The Green Monastery
Built between the 9th-10th centuries, the Chitakhevi Monastery of St. George (the Green Monastery) is nestled in the beautiful Borjomi valley, 13 kilometers from the town of Borjomi. The church is constructed from special stones which have a green coloring to them, with some being darker and some lighter.
Kvabiskhevi Church of the Assumption
The three-aisled basilica, constructed in the 8th–9th centuries, is one of the most historic buildings in Borjomi valley, located just 21 kilometers from the town of Borjomi. The frescos within the church date back to the 12th and 13th centuries. Location: village of Kvabiskhevi.
Akhaltsikhe is a town in Southern Georgia, founded in Middle Ages. Its name means “a new fortress”, because the town’s fortress used to be the most important landmark of the region. In 1579 it was a center of a region of Ottoman Empire, then, during Russian – Turkish war in 1828 – 1829, it was brought back to Georgia, which used to be a part of Russian Empire.
Now, the huge freshly renovated fortress of Rabati remains the main landmark of Akhaltsikhe. Its upper part includes the castle of Jakeli family, where the Museum of Samtskhe-Javakheti region is situated; there are also an Akhmediye Mosque, an orthodox church, an amphitheatre and a citadel. The other part of Rabati includes touristic objects as hotels, cafes, restaurants, an information center, and even a marriage hall. It is a very beautiful place for a wedding ceremony and a romantic photo shooting, indeed!
Beside this, there are also several interesting places near Akhaltsikhe: an ancient fortress of Atskuri, which has been constructed in the X century, and also Saphara monastery, which kept its beauty even after the most difficult years in Georgian history.
If we talk about important landmarks of Samtskhe-Javakheti region, we can’t avoid mentioning Vardzia, an impressive cave town founded by King George III in the XII century. During its golden time it accommodated around 50.000 people. The infrastructure included living quarters, wine cellars, religious places like churches or monasteries, and even a library. There was even a sewerage system in the town! Hard to believe, that already in XII century far in the mountains people could live in such a developed town hewn in rocks… That’s why you have to go to Vardzia to see it with your own eyes!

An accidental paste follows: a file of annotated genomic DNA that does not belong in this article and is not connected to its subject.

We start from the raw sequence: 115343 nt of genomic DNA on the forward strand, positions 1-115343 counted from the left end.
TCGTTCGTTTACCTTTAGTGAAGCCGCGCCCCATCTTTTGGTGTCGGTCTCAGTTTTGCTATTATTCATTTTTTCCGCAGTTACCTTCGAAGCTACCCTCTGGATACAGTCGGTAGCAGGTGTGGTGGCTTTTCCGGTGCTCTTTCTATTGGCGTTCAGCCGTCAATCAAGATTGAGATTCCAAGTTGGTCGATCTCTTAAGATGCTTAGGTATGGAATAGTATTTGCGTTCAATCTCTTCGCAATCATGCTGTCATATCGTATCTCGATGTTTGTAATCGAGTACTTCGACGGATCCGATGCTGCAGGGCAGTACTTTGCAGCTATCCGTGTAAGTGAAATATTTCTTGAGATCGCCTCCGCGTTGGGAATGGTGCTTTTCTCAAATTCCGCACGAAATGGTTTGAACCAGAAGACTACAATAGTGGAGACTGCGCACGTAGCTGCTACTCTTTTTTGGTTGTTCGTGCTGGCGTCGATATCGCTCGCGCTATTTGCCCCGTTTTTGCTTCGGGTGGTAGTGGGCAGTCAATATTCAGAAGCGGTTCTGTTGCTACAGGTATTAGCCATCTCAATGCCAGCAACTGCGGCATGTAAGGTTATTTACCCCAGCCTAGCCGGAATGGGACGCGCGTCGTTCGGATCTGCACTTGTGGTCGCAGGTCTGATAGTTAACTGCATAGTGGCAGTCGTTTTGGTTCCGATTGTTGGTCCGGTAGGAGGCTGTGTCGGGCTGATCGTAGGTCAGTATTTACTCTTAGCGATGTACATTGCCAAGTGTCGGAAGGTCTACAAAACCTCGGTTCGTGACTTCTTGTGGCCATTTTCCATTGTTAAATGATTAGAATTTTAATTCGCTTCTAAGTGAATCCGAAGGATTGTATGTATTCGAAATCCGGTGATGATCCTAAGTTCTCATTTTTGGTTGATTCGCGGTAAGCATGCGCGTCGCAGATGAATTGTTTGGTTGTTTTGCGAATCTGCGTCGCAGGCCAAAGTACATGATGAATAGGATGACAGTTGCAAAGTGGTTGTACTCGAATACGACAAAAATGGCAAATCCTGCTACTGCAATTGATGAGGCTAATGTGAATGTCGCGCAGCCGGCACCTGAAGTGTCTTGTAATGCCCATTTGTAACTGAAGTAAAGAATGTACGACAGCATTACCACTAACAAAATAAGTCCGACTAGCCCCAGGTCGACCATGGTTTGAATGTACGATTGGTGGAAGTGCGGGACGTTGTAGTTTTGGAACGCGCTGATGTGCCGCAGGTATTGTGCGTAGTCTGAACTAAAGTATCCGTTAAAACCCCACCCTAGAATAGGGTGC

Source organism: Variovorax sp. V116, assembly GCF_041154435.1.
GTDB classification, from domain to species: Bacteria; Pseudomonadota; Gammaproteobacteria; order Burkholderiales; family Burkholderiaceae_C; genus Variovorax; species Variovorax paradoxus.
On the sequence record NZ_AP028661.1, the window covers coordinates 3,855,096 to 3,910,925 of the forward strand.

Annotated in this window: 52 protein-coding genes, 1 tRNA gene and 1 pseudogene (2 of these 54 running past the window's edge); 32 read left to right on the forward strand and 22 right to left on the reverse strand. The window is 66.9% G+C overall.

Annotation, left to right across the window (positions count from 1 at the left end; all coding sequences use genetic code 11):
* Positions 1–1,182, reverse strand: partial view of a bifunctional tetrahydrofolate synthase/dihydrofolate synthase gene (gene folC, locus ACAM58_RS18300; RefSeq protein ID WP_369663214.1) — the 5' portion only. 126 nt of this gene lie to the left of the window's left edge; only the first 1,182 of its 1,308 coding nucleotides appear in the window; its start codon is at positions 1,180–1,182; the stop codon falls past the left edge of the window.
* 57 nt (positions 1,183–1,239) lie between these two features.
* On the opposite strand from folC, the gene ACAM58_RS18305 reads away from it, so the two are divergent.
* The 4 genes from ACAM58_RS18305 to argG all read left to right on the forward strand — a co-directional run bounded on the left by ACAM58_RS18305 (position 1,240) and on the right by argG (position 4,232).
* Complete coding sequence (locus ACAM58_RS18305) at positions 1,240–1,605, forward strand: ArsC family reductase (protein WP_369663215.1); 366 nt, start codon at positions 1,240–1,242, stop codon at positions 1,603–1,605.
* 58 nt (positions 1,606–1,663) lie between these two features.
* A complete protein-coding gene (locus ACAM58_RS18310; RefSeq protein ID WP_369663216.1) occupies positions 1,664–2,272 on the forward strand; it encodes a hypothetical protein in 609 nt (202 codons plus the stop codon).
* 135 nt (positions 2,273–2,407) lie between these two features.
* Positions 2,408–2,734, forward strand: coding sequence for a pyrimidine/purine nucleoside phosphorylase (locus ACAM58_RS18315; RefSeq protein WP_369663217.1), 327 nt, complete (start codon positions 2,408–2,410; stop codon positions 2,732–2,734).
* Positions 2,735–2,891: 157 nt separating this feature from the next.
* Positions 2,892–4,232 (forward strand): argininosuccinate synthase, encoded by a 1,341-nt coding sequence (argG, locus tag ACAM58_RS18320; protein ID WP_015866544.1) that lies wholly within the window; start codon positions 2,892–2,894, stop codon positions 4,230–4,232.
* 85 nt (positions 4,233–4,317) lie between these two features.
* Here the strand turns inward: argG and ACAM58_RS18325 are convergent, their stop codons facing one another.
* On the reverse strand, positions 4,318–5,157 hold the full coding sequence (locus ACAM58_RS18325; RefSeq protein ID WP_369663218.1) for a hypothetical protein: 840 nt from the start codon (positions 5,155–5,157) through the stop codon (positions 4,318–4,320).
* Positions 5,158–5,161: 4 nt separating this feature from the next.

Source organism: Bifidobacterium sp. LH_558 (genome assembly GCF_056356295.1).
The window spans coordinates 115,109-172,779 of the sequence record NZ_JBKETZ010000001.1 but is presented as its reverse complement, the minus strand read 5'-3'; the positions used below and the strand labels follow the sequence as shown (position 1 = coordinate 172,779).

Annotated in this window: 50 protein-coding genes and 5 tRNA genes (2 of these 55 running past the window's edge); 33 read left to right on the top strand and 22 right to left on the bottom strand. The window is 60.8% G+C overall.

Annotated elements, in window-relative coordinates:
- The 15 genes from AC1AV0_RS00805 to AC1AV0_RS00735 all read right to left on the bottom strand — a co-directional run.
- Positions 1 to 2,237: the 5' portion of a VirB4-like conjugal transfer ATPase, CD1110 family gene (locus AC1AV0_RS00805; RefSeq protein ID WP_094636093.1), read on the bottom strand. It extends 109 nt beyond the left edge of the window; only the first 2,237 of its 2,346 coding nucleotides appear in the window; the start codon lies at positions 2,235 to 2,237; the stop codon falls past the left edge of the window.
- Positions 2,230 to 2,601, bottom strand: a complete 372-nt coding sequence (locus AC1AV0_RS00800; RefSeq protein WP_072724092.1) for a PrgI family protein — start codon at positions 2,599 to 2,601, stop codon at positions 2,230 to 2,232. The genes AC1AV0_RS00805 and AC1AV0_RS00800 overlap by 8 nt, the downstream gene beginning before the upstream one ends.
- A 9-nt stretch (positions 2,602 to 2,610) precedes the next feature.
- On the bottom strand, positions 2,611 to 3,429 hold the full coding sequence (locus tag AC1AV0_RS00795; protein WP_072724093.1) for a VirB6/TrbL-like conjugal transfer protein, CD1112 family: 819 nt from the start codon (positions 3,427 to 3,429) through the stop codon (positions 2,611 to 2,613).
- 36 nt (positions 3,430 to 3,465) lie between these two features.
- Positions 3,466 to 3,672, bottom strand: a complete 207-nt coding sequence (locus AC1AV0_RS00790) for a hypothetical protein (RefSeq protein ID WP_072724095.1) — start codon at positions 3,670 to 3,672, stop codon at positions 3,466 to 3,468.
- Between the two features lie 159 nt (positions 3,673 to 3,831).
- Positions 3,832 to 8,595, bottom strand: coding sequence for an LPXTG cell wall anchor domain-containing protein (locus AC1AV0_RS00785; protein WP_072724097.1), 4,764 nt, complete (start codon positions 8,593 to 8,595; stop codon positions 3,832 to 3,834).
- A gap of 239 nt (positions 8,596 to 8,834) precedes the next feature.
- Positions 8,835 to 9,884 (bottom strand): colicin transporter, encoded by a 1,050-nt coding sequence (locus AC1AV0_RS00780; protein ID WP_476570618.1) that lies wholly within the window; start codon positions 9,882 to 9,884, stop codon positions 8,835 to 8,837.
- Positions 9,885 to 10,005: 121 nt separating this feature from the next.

Georgia's ancient and vibrant capital city spreads out on both banks of the Mtkvari River, and is surrounded on three sides by mountains. The most widely accepted variant of the legend of Tbilisi's founding says that in the mid-5th century AD, King Vakhtang I Gorgasali was hunting in the heavily wooded region with a falcon. The King's falcon allegedly caught or injured a pheasant during the hunt, after which both birds fell into a nearby hot spring and died from burns. King Vakhtang became so impressed with the hot springs that he decided to cut down the forest and build a city. The name Tbilisi derives from the Old Georgian word "tbili", meaning warm. Archaeological studies of the region indicate human settlement in the area early as the 4th millennium BC.
This Georgian architectural wonder dating back to the XI century has served as the religious center of the country for hundreds of years. The complex includes the church, a gate, a bell tower, castles, and clerical residences. The mantles of Christ and of the Prophet Elijah are both preserved in the Svetitskhoveli Cathedral. The tombs of Tbilisi's founder, King Vakhtang Gorgasali is also inside the building. The cathedral is included on the UNESCO World Heritage Site list.
Mtskheta State Archaeological Museum-Reserve
The Museum-Reserve contains archaeological artifacts of national and international importance. A wide variety of exhibits from the Bronze, late Middle Ages, and various ethnographic pieces are also on display.
Bebristsikhe castle is located north of Mtskheta, on the right bank of the river Aragvi. It was called Belta in ancient times. The castle was built in the antique period; its total area equates to approximately 1500 m2 and the inner courtyard is about 600 m2.
The VI century Georgian Orthodox monastery is built on a hill opposite Mtskheta, at the confluence of Aragvi and Mtkvari rivers. Shortly after the adoption of Christianity, King Mirian III erected an enormous wooden cross on this site. In the 2nd half of the VI century Guaram, the ruler of Kartli, built a small church beside the Holy Cross. The church is included on the UNESCO World Heritage Site list.
Monastery of Shio-Mgvime
The monastery is located 8 km from Mtskheta, on the left bank of the Mtkvari River. It was constructed in the beginning of the second half of the VI century by one of the Assyrian fathers named Shio. The complex includes facilities of different time periods: a cave church, the Church of St. John the Baptist, a bell tower, the church of Shio, St. Mary’s Assumption Cathedral with its tower, refectory, and rock-cut caves - reservoirs, clergy houses, a spring, a water supply system and the Ascension Church.
Ilia Chavchavadze Saguramo State Museum
The museum complex includes the residence, auxiliary buildings, and the family vineyards of the famous Georgian writer and public figure Ilia Chavchavadze (1837-1907). The museum preserves memorial items and manuscripts from the writer, photo portraits of famous XIX century Georgian public figures and photographs reflecting the time period. Location: village Saguramo.